Enjoy!

 

Regards,

 

Greg

SQL Server Reporting Services: Avoid T-SQL in Reports

I spent time working with Reporting Services again today on a client site. The complexity of the reports we were working on reminded me that I really, really don’t like seeing T-SQL scripts (or really any business logic) embedded in reports.

DBAs tend to be considered a conservative bunch. One thing they’re usually conservative about is refactoring their databases. In many cases, this is because they have little idea what they will break when they make database changes. I’ve seen countless organisations that have allowed direct access to tables from client Access-based applications and have then lost control of the ability to ever change anything in the database because of the hundreds of little applications and reports that they might then break. I spend a lot of time talking to them about how to regain control of the situation.

Reporting Services is another area where this can happen. Fortunately, the reports are typically located in a single location. When a database change is needed, at least you don’t then have to search the enterprise for reports that might break. However, life is much simpler if all the report does is call a stored procedure instead of having T-SQL embedded in it. I see the advantages of this approach as:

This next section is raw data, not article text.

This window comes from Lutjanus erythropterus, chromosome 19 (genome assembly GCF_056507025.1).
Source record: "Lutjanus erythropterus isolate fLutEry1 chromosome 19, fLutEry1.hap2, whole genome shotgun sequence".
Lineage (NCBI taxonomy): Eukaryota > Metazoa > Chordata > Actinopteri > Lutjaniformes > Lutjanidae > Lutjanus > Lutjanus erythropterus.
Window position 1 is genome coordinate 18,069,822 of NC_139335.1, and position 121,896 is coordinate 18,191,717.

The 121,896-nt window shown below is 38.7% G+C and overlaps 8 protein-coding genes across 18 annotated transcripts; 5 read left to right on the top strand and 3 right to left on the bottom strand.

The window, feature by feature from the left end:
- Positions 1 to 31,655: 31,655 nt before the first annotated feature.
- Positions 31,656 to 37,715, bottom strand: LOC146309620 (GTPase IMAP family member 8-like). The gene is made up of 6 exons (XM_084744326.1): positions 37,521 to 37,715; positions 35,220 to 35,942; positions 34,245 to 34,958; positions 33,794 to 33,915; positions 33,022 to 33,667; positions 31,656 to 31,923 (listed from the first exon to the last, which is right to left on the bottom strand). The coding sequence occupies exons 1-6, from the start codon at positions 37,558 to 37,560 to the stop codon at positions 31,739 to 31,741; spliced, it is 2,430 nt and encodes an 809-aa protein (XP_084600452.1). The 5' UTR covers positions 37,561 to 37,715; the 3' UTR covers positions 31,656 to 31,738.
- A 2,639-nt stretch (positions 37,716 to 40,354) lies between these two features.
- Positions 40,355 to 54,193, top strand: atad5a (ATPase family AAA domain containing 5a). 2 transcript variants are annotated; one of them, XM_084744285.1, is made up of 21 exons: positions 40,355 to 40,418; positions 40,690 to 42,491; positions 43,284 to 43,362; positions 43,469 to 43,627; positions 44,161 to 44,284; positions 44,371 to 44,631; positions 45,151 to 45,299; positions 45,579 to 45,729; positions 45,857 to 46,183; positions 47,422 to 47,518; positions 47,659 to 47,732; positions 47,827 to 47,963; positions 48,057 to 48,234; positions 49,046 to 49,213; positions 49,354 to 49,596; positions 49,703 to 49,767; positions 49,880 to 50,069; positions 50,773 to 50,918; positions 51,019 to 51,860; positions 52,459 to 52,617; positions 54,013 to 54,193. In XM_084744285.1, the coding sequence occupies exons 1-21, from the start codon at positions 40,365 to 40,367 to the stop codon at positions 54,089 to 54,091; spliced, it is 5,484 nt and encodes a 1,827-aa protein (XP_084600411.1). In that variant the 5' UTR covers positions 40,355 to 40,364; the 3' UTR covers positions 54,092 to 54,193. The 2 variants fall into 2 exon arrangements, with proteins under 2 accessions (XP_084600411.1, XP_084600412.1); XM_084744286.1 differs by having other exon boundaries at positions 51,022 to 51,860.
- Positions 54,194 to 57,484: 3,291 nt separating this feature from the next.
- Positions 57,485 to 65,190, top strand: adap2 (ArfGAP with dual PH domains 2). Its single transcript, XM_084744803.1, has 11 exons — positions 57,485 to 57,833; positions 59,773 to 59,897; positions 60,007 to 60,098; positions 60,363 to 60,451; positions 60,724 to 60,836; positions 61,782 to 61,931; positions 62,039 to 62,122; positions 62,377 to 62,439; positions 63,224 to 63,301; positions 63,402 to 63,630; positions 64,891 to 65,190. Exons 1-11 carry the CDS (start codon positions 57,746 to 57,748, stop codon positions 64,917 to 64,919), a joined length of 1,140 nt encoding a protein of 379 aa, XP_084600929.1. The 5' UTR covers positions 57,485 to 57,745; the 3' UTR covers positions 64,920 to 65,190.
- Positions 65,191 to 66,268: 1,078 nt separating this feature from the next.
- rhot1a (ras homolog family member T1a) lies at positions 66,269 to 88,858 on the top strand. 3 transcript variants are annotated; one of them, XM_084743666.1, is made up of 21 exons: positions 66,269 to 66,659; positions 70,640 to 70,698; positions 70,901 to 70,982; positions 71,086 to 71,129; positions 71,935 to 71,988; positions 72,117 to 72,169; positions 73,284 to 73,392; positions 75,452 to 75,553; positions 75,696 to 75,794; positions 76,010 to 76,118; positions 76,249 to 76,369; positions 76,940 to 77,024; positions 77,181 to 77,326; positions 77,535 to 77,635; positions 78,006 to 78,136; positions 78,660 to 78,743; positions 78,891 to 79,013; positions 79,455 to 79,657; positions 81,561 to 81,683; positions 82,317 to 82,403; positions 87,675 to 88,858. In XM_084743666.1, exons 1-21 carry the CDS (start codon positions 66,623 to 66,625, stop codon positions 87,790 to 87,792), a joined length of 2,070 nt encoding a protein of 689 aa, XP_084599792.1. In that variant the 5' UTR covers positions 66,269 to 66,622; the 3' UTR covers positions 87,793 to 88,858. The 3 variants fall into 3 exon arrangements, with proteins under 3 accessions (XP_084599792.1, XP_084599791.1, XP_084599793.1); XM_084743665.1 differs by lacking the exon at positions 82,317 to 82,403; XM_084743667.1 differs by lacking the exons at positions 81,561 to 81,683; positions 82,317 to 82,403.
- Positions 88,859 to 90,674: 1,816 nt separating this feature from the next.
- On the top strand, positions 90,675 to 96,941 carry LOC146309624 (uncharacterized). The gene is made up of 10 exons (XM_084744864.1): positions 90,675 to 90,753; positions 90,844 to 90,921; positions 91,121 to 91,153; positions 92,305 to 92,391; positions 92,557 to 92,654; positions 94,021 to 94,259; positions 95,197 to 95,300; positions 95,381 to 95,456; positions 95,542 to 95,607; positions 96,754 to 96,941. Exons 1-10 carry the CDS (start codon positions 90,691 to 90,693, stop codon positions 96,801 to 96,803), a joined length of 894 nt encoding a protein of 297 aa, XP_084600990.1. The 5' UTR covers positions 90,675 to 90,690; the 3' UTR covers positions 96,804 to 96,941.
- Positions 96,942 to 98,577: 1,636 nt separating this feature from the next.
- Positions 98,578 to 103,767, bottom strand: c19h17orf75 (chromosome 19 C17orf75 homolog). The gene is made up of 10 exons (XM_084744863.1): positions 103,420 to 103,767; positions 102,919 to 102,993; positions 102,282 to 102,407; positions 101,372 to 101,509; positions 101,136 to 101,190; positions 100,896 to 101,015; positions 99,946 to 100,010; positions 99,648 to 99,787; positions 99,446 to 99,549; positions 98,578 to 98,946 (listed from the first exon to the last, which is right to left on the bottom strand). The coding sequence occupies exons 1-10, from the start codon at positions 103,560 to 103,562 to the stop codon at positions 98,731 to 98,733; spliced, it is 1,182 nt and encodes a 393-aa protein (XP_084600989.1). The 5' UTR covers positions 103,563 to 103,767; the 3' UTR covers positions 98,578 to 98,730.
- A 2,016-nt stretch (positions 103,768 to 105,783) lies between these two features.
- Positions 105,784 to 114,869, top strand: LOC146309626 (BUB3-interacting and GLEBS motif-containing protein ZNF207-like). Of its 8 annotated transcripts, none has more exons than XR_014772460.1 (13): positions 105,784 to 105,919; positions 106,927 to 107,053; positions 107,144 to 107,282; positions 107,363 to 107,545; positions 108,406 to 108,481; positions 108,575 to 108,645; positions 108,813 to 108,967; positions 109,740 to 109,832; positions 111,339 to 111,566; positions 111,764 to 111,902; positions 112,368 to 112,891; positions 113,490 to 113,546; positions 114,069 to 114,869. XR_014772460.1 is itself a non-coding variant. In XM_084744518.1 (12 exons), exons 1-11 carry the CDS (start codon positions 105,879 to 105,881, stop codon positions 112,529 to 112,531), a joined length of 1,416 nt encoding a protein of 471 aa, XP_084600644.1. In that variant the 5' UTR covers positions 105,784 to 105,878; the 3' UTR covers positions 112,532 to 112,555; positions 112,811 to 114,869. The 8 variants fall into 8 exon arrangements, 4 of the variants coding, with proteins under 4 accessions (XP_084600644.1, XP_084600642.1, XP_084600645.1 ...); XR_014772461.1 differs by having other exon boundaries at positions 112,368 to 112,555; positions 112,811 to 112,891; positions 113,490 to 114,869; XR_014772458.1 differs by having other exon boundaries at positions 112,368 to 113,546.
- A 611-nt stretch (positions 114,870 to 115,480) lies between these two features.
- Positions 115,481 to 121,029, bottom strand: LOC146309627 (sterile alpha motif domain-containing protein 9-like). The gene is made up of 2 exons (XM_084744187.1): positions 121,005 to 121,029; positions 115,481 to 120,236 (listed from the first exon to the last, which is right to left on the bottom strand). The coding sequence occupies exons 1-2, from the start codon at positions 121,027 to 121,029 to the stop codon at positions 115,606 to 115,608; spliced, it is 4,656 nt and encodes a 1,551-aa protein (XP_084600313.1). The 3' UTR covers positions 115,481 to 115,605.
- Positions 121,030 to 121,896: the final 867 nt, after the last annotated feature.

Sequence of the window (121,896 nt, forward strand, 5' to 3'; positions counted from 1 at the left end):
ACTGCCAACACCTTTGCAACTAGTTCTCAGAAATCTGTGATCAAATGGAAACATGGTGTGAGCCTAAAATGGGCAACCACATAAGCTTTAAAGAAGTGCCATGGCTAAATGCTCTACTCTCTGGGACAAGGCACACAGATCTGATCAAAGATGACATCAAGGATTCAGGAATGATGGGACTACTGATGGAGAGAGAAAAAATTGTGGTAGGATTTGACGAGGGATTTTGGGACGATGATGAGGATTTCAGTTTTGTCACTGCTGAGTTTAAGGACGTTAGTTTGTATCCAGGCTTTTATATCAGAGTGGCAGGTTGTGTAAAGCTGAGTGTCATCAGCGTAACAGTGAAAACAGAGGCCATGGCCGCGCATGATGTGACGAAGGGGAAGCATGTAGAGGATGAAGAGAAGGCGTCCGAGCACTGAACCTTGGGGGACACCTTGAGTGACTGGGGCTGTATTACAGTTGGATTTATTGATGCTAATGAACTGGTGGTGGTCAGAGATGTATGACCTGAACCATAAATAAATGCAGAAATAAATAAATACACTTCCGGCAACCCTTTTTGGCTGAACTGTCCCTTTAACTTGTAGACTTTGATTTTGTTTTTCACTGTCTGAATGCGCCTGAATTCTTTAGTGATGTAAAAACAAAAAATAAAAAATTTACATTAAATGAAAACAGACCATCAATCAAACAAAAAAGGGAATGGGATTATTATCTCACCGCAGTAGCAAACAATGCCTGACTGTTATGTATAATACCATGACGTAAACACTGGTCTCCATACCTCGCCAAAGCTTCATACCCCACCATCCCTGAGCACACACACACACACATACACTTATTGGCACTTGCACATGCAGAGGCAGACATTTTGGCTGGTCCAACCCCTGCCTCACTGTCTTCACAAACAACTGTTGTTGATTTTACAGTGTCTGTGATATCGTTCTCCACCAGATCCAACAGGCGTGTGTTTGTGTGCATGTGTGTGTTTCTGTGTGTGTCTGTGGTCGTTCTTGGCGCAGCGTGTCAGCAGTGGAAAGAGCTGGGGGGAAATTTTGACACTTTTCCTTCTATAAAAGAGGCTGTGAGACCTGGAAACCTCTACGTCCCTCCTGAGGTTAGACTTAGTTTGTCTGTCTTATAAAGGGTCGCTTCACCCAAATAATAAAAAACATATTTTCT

1. Refactoring the database is easier.

2. Unit testing of the code is much easier. You can easily build tests to just call the stored procedures. While possible via the web service interface, it’s much harder to test the reports directly and requires a different skill set.

3. It allows the UI to be built by one person and the stored procedures to be built by another.

4. It’s easy to deal with report permissions. Typically I create a Reports schema in the database and grant EXECUTE permission on that schema to the reporting users groups. That way, I don’t have to manage individual permissions on the stored procedures and I don’t have to grant permissions on the tables (or perhaps views).

5. I may well get benefits on procedure cache efficiency.

6. I can use the same stored procedure on multiple reports. I quite often find I have to write each report twice: once to look nice, the other to just dump the data into Excel format. Typically, when clients ask for Excel output, they just want the data, not the pretty formatting. I can use the same procedure for both versions. (Fortunately in SQL Server 2008, it looks like I’ll have more flexible Excel rendering options).